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Boat Club lawsuits dismissed, postponed

Teresa Fralish | Wednesday, August 27, 2003

Approximately 40 lawsuits filed against Notre Dame and Saint Mary’s students who were cited in the Jan. 24 Boat Club raid have been dismissed and the remaining 150 trials have been postponed until Sept. 23.

In April, Millennium Enterprises, the company that owns Boat Club, filed suits for $3,000 each against Notre Dame and Saint Mary’s students cited in the raid.

In his order granting the motion to dismiss the lawsuits, St. Joseph County Superior Court Magistrate Richard McCormick said Millennium Enterprises failed to show adequate legal precedent for its claim. McCormick said he did not agree with The Boat Club’s argument that underage students admitted to the bar were responsible for damages the bar could incur as a result of the raid.

South Bend attorney Ed Sullivan, who filed the motion to dismiss in June, said he realized the cited students broke the law, but did not believe they were solely responsible for any penalties the bar faces. “Even if the factual allegations are true, the law doesn’t allow this type of claim,” Sullivan said.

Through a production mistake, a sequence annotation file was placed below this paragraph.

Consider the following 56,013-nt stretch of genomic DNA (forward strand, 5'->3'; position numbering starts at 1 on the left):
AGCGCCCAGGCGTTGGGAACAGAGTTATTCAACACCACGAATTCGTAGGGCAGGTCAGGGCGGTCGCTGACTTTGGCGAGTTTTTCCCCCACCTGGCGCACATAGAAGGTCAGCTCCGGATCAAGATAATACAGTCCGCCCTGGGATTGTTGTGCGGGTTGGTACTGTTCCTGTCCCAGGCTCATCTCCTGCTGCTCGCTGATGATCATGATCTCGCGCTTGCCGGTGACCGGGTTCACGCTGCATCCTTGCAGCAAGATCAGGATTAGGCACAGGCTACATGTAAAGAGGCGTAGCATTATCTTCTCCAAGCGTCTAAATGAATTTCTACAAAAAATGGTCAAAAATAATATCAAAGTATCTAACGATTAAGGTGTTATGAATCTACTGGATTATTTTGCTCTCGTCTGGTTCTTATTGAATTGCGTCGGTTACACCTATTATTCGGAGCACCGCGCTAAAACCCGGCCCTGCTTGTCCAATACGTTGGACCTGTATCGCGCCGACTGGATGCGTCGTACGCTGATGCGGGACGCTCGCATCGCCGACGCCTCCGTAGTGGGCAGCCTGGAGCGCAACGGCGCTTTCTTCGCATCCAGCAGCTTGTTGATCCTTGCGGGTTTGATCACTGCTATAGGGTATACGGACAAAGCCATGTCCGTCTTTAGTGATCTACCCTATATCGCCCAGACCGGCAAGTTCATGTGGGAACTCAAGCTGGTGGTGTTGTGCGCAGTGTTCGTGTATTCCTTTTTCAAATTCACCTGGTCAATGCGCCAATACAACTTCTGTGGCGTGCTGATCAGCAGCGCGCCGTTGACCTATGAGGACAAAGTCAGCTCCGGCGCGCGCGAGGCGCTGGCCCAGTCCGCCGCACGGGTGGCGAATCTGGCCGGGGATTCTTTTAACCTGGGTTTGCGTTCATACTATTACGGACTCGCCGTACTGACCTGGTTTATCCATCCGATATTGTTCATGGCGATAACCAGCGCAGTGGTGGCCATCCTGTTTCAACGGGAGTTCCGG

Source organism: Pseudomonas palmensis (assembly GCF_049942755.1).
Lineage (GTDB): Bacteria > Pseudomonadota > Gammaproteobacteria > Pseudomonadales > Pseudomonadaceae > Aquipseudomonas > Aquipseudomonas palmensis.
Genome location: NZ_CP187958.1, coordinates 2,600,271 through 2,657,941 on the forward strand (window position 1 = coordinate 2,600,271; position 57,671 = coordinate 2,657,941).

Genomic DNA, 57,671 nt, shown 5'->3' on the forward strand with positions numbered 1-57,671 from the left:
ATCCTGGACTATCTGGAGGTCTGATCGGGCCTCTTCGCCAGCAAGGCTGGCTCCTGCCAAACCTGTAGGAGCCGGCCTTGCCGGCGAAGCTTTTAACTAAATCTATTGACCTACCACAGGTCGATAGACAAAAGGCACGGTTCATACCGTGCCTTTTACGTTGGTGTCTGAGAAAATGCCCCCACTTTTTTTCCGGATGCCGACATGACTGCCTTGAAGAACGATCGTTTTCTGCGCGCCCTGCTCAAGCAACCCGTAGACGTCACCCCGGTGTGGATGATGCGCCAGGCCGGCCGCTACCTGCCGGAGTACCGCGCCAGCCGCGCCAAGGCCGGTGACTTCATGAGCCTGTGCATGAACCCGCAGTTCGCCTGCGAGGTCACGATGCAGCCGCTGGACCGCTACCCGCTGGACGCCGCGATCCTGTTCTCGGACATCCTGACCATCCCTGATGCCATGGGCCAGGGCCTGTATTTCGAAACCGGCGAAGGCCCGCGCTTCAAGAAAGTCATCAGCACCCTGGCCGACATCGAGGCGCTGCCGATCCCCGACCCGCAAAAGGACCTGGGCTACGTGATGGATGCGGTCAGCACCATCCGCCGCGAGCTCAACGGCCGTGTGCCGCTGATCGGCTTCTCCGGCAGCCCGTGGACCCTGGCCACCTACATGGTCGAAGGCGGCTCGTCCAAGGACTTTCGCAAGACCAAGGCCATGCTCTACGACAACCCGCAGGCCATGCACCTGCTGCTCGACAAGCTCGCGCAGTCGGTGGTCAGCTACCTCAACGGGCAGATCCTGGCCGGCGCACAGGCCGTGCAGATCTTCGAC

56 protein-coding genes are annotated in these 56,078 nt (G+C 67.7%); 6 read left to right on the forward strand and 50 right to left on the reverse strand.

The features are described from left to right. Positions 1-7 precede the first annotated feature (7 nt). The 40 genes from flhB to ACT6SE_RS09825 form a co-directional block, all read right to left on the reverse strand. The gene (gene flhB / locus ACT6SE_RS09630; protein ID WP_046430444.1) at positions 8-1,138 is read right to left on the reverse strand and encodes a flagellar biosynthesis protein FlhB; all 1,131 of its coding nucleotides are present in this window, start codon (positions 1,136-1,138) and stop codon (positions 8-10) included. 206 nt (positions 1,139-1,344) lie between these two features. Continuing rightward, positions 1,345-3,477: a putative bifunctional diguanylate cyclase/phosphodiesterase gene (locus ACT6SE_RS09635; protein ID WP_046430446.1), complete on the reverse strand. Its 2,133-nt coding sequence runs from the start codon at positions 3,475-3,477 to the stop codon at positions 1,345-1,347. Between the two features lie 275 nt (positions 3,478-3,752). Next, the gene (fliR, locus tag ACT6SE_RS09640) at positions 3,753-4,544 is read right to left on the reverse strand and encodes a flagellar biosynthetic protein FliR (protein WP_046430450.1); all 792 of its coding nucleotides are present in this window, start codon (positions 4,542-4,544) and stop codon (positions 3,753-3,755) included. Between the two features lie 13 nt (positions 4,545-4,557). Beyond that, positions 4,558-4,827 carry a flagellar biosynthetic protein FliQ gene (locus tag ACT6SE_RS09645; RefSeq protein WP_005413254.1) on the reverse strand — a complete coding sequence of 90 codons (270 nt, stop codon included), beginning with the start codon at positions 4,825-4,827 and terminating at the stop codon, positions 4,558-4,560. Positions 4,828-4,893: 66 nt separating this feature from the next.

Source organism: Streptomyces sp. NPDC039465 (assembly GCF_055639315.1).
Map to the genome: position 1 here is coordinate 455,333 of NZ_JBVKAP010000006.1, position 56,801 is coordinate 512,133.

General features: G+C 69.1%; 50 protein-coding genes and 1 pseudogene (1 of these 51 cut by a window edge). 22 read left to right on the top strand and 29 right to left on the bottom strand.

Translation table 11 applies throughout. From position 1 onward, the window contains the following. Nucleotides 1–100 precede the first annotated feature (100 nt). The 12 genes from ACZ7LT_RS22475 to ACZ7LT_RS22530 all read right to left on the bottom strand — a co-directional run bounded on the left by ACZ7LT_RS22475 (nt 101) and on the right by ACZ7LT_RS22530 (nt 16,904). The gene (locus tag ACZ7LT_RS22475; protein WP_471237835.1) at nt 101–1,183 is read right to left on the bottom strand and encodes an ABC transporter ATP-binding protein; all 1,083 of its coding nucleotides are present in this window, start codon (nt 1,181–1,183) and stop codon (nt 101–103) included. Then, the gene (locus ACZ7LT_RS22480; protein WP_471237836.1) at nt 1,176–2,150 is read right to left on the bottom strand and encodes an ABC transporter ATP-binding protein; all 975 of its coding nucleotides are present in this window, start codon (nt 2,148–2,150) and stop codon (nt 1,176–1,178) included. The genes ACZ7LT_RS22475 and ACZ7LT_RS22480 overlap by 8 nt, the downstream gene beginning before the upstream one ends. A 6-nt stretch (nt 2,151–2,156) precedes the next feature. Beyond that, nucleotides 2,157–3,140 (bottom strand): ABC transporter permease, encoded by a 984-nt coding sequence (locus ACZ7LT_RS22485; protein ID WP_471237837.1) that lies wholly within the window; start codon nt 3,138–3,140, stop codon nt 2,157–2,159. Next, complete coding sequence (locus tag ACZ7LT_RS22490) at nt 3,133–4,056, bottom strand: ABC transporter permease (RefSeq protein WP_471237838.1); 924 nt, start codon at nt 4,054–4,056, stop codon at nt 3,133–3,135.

In its brief to the court, Millen-nium Enterprises claimed that the “Defendant(s) knowingly made false statements … of their age for purposes of inducing Plaintiff to allow Defendant to gain admission to defendant’s business establishment … the Plaintiff has sustained damages, expenses, losses, costs and attorney fees due to the fraudulent actions of the Defendant.”

The Boat Club faced sanctions from the Indiana Alcohol and Tobacco Commission and was given the options of losing its liquor license or paying a $5,000 fine and selling to new owners.

Sullivan said that several states do not allow this type of lawsuit. “We cited those other states in our brief to the court,” he said. Sullivan believes that the other suits may be dismissed as well. “I think it’s likely,” he said. ” That ruling can be applied to any case. The facts are identical.”

Millennium Enterprises has until Sept. 2 to appeal the decision to the Indiana Court of Appeals. Sullivan said he feels confident he would win any appeal.

Boat Club attorney Mitch Heppenheimer did not return Observer phone calls seeking comment on the suits.

Notre Dame and Saint Mary’s students who were cited for the Class C felony “Minor in a Tavern” paid court fines of $220.The Office of Residence Life and housing required cited Notre Dame students to complete 40 hours of community service.